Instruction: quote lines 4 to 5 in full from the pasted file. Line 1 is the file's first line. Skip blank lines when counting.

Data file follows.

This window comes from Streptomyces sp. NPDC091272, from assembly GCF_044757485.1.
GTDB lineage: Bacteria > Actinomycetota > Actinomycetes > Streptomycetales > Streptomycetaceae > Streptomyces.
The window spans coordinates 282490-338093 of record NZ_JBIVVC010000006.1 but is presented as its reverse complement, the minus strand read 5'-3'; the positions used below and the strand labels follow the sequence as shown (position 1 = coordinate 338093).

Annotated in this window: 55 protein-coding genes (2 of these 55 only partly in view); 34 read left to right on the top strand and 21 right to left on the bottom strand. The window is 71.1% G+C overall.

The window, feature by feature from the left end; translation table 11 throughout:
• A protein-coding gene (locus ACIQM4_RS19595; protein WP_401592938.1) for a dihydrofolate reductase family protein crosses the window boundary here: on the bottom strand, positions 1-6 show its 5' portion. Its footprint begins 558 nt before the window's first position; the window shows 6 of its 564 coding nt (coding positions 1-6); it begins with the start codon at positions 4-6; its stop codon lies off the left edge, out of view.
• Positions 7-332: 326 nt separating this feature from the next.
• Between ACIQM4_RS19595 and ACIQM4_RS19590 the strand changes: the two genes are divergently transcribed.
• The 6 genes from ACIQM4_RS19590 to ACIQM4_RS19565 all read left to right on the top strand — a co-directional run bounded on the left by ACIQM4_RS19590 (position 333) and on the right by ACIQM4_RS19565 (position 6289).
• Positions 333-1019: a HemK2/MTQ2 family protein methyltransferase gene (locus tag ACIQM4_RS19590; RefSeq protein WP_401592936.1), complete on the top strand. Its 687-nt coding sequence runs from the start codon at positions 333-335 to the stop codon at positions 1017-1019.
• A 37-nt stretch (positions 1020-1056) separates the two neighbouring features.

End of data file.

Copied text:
Annotated in this window: 55 protein-coding genes (2 of these 55 only partly in view); 34 read left to right on the top strand and 21 right to left on the bottom strand. The window is 71.1% G+C overall.

The window, feature by feature from the left end; translation table 11 throughout: